While pear butter is made in much the same way as apple butter, it has a flavor all of its own. Rather than try to make a pear version of apple butter heavily spiced with cinnamon and cloves, why not play up the subtle flavor notes in pears with complementary flavors from whiskey and maple?
For this recipe, just about any full flavored whiskey will do. Aim for something middle shelf, not too cheap or you’ll add off flavors and not too fancy or it’ll be too smooth to come through against all the other flavors of the pear butter. For this version, I used wild turkey because it’s strong but completely drinkable. If you have a favorite with a good dominant flavor profile, go right ahead.
Without question, this recipe requires grade B maple syrup. Under the new rating scheme, it’s called “Grade A Dark Robust Taste” which is code for it has the most concentrated maple-y flavor. Lighter syrups are sweet, but the full maple flavor won’t come through.
While you can make this recipe using basic tools, and hand peeling the fruit, I do a lot of canning. I’ve invested in a kitchen aid food strainer that takes whole cooked fruit, like apples, pears or tomatoes and removes the peels and seeds for you. It saves a lot of time peeling fruit if you make your own applesauce or pasta sauce at home, or in this case, pear butter.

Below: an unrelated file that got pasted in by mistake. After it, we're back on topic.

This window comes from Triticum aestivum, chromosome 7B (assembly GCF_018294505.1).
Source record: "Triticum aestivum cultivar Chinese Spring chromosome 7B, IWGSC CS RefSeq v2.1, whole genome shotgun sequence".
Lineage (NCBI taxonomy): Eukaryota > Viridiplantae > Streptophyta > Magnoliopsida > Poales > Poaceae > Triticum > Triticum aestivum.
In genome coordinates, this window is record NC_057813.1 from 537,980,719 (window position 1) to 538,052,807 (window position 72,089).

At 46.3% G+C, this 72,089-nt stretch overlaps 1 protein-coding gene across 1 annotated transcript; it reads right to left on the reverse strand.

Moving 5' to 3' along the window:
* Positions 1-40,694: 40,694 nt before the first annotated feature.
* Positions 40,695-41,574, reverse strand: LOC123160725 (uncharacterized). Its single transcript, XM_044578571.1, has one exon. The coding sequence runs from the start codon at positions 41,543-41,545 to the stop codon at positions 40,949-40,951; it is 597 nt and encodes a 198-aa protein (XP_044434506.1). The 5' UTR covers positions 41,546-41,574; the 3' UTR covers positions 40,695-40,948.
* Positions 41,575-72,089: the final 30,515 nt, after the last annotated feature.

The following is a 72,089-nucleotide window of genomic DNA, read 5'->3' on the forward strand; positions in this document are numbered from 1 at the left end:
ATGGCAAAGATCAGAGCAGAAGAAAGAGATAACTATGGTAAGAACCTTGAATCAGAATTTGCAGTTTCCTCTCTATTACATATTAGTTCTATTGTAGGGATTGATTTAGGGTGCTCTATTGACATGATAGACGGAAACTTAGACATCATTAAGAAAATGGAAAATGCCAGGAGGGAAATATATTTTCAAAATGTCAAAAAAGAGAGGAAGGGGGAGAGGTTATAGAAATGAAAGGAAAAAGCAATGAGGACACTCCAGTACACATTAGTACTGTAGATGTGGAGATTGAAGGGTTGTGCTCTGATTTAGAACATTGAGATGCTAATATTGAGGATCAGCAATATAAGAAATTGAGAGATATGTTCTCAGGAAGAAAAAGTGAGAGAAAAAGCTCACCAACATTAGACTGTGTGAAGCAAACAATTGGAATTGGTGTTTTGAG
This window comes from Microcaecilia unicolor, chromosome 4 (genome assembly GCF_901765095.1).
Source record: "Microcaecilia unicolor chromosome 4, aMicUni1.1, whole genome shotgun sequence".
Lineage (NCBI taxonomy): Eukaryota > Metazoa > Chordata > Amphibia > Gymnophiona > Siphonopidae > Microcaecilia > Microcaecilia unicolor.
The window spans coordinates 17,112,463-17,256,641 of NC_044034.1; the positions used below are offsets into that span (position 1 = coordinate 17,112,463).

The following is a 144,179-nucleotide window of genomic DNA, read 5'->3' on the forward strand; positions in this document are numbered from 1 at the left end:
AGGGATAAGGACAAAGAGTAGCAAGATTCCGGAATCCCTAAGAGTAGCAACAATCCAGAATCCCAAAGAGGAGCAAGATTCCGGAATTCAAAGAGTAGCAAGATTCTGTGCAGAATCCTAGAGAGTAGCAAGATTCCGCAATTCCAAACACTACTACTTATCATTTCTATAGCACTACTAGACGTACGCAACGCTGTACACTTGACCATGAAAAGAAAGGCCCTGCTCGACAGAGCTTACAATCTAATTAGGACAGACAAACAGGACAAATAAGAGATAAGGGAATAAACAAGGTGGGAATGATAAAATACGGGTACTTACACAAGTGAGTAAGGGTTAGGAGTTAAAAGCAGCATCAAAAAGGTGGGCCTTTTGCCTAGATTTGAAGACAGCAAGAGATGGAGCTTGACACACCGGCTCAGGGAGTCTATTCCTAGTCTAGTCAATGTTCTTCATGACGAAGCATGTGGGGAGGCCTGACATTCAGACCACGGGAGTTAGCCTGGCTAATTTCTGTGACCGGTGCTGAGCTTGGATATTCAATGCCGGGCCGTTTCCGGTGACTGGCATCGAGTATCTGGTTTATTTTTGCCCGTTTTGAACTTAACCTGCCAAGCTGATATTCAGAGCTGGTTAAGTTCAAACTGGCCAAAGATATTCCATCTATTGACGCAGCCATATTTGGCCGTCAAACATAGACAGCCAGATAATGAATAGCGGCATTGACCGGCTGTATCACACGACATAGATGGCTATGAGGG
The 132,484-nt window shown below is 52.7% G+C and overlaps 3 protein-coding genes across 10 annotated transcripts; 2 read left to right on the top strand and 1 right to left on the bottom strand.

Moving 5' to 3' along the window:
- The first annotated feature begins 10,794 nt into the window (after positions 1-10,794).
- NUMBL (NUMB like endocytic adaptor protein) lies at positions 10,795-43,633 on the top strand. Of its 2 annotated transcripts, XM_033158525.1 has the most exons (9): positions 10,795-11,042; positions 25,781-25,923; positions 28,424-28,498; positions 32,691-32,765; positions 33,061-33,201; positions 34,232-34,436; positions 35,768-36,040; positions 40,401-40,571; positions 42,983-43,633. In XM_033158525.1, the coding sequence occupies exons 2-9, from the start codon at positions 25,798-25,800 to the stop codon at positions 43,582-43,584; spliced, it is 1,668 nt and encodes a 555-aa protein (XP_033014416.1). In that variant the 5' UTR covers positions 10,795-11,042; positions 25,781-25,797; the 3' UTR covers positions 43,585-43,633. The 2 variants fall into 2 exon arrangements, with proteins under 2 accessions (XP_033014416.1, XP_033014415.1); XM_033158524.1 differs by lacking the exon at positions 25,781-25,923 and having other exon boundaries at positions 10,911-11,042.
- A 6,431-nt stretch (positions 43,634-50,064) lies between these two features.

Maple Whiskey Pear Butter
Adapted from The All New Ball Book of Canning and Preserving
4 lbs. Pears
1/2 Cup Maple Syrup, Grade B
1/2 Cup Whiskey or Bourbon
1. Your first step is to cook and puree the pears to make pear sauce. The most basic way to do this is to peel, stem and core the pears by hand and then cook them in a thick bottomed pot or enameled dutch oven, along with a small amount of water for 30-40 minutes until soft.
Alternately, you can just coarsely chop the pears and cook them with skins and cores intact and then use a food mill to remove the seeds and cores. I cooked my pears in an instant pot on high pressure for 10 minutes and then used a kitchen aid food mill attachment to remove the seeds for start to finish pear sauce in about 30 minutes, mostly hands off.
2. If you didn’t use a food mill, process your pears in batches through a food processor or use an immersion blender to thoroughly blend the pears into pear sauce.
3. Return the mixture to your dutch oven or pot and add whiskey and maple syrup. Simmer, uncovered until the mixture thickens, darkens in color and holds its shape on a spoon. I like to cook it until you can pull the spoon across the bottom of the pot and it’s thick enough that it takes a while for the mixture to fill the gap back in.
4. If canning, ladle the hot pear butter into jars, leaving 1/4 inch of headspace. Remove air bubbles, lid, and band jars. Process in a water bath canner for 10 minutes, adjusting for altitude.